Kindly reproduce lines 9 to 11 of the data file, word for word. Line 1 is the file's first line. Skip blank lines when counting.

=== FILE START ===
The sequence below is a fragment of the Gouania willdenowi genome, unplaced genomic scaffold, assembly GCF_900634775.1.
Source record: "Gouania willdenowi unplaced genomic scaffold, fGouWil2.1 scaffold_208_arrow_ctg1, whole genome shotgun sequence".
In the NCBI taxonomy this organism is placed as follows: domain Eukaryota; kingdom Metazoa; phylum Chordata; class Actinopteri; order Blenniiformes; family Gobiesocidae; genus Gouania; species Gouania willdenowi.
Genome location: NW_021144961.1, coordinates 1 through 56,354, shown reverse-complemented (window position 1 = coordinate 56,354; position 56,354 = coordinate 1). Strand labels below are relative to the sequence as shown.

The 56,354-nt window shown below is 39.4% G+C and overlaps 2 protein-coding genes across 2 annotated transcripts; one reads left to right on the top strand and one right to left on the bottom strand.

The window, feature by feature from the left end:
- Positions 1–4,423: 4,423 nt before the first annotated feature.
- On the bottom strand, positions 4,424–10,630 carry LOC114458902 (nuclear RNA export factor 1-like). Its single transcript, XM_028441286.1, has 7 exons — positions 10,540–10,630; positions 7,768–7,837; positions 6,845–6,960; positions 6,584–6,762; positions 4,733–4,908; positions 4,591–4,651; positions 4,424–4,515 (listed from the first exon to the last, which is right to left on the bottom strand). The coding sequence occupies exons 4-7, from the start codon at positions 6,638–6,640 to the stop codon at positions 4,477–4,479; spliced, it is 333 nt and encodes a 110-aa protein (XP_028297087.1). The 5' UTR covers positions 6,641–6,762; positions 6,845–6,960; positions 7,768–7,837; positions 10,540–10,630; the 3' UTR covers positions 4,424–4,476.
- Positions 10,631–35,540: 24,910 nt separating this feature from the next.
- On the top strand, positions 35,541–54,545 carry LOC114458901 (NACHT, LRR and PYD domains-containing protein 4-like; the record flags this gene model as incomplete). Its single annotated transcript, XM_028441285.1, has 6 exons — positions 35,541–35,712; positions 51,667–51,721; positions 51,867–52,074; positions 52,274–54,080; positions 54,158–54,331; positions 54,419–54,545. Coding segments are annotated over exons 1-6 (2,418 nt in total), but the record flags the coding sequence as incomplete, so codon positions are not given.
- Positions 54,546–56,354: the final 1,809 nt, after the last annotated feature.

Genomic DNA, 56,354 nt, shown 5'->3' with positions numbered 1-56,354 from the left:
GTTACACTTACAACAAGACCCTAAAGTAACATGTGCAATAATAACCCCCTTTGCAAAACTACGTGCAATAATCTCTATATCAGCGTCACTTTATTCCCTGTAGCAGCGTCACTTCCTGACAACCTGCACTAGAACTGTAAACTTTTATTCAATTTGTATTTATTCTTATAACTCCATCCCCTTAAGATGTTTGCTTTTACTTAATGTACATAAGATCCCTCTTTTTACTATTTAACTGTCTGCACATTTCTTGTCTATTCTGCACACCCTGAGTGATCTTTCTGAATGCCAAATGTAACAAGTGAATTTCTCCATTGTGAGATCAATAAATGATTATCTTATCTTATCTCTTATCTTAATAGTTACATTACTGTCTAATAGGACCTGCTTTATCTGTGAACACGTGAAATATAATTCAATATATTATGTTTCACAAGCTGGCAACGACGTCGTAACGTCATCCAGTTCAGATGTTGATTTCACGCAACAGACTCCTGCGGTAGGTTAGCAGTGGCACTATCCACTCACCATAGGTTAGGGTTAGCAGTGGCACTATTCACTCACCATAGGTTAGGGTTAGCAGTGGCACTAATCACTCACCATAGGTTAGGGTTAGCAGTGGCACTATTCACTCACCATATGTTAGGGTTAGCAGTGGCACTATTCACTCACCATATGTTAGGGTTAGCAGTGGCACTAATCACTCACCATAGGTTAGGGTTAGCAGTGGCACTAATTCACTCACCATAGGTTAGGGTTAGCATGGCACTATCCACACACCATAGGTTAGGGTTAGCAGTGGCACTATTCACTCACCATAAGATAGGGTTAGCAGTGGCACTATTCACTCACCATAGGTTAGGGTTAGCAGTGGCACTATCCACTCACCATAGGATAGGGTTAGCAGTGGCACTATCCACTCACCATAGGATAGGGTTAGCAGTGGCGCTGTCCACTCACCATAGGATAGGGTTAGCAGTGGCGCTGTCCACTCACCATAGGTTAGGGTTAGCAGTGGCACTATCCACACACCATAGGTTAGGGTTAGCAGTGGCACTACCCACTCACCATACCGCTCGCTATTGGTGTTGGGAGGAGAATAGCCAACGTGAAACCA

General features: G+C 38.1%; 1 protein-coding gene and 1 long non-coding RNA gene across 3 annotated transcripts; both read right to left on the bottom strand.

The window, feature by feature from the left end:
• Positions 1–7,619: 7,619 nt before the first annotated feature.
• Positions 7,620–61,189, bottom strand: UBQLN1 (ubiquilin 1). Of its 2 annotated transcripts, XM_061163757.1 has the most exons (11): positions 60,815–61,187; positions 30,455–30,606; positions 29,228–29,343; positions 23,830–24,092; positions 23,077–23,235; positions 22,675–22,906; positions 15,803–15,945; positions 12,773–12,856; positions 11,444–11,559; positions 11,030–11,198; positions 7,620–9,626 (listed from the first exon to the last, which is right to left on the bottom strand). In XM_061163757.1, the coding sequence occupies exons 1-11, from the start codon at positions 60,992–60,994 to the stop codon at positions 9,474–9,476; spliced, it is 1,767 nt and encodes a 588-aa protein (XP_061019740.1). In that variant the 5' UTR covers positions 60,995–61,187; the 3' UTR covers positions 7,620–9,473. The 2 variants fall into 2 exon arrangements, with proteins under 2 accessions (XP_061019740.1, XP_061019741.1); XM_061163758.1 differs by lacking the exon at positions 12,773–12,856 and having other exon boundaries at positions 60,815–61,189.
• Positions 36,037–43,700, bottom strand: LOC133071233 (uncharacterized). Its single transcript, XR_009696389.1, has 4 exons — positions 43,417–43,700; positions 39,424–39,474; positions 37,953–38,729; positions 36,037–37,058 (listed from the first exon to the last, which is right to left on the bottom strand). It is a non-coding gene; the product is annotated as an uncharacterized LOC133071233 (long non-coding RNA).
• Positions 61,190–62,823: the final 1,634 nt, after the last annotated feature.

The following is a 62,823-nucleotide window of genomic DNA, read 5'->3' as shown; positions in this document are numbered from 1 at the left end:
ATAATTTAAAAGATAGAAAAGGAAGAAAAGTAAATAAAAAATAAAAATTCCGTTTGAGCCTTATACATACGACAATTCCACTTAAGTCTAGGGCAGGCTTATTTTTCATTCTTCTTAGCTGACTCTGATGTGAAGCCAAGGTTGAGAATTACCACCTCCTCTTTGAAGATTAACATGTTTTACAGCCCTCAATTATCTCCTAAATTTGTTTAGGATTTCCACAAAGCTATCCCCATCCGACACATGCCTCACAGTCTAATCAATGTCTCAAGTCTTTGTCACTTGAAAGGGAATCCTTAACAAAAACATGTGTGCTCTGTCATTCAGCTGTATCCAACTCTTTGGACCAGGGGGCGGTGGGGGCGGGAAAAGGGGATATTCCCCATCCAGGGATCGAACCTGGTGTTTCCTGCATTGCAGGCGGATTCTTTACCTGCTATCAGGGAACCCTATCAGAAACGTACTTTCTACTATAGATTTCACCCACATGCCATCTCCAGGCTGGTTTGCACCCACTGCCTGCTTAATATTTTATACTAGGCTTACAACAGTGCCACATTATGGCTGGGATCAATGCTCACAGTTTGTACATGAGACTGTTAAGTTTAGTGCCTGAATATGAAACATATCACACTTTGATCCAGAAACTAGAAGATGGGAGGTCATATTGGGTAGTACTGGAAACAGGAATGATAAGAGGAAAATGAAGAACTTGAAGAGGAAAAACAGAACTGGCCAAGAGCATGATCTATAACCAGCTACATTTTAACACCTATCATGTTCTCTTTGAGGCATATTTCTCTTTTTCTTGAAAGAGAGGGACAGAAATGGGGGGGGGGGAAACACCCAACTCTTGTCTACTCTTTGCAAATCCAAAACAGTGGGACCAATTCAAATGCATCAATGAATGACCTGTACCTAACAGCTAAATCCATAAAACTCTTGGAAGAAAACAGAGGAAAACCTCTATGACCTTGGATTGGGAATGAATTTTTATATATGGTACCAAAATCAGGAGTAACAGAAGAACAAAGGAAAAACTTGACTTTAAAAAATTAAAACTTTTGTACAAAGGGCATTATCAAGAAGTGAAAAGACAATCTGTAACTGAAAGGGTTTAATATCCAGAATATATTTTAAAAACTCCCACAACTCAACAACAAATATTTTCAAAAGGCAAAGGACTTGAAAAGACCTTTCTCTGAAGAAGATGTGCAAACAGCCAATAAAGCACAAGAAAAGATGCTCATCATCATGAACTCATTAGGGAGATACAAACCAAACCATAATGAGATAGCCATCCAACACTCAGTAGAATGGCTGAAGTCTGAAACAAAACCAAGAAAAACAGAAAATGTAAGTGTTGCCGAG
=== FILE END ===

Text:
- Positions 10,631–35,540: 24,910 nt separating this feature from the next.
- On the top strand, positions 35,541–54,545 carry LOC114458901 (NACHT, LRR and PYD domains-containing protein 4-like; the record flags this gene model as incomplete). Its single annotated transcript, XM_028441285.1, has 6 exons — positions 35,541–35,712; positions 51,667–51,721; positions 51,867–52,074; positions 52,274–54,080; positions 54,158–54,331; positions 54,419–54,545. Coding segments are annotated over exons 1-6 (2,418 nt in total), but the record flags the coding sequence as incomplete, so codon positions are not given.
- Positions 54,546–56,354: the final 1,809 nt, after the last annotated feature.